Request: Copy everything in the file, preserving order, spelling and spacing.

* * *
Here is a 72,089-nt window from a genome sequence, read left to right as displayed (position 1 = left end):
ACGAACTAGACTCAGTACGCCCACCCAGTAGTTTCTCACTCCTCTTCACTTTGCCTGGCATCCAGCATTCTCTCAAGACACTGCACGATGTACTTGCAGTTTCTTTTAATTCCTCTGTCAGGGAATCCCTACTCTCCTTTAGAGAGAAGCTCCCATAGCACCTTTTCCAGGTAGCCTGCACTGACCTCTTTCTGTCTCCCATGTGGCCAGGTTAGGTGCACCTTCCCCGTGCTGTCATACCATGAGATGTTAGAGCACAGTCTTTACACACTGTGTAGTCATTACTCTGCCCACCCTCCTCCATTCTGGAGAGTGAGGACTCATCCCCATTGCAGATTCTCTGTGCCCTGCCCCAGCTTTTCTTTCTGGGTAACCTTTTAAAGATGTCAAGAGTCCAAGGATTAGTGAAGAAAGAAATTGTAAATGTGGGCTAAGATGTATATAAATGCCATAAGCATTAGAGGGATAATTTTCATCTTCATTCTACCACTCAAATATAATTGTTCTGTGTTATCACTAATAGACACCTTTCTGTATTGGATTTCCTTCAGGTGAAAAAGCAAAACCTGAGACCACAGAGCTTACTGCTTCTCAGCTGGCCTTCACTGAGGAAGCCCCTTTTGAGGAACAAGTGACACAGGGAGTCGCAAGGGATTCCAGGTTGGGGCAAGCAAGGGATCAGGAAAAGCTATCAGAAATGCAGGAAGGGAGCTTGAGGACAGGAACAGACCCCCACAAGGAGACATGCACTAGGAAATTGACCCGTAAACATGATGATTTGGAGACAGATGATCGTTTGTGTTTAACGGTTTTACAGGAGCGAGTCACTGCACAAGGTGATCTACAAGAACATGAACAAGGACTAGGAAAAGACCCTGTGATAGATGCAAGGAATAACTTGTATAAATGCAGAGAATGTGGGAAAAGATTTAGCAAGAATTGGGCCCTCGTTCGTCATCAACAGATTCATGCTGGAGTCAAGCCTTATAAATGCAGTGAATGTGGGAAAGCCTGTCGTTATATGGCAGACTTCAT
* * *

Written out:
Here is a 72,089-nt window from a genome sequence, read left to right as displayed (position 1 = left end):
ACGAACTAGACTCAGTACGCCCACCCAGTAGTTTCTCACTCCTCTTCACTTTGCCTGGCATCCAGCATTCTCTCAAGACACTGCACGATGTACTTGCAGTTTCTTTTAATTCCTCTGTCAGGGAATCCCTACTCTCCTTTAGAGAGAAGCTCCCATAGCACCTTTTCCAGGTAGCCTGCACTGACCTCTTTCTGTCTCCCATGTGGCCAGGTTAGGTGCACCTTCCCCGTGCTGTCATACCATGAGATGTTAGAGCACAGTCTTTACACACTGTGTAGTCATTACTCTGCCCACCCTCCTCCATTCTGGAGAGTGAGGACTCATCCCCATTGCAGATTCTCTGTGCCCTGCCCCAGCTTTTCTTTCTGGGTAACCTTTTAAAGATGTCAAGAGTCCAAGGATTAGTGAAGAAAGAAATTGTAAATGTGGGCTAAGATGTATATAAATGCCATAAGCATTAGAGGGATAATTTTCATCTTCATTCTACCACTCAAATATAATTGTTCTGTGTTATCACTAATAGACACCTTTCTGTATTGGATTTCCTTCAGGTGAAAAAGCAAAACCTGAGACCACAGAGCTTACTGCTTCTCAGCTGGCCTTCACTGAGGAAGCCCCTTTTGAGGAACAAGTGACACAGGGAGTCGCAAGGGATTCCAGGTTGGGGCAAGCAAGGGATCAGGAAAAGCTATCAGAAATGCAGGAAGGGAGCTTGAGGACAGGAACAGACCCCCACAAGGAGACATGCACTAGGAAATTGACCCGTAAACATGATGATTTGGAGACAGATGATCGTTTGTGTTTAACGGTTTTACAGGAGCGAGTCACTGCACAAGGTGATCTACAAGAACATGAACAAGGACTAGGAAAAGACCCTGTGATAGATGCAAGGAATAACTTGTATAAATGCAGAGAATGTGGGAAAAGATTTAGCAAGAATTGGGCCCTCGTTCGTCATCAACAGATTCATGCTGGAGTCAAGCCTTATAAATGCAGTGAATGTGGGAAAGCCTGTCGTTATATGGCAGACTTCAT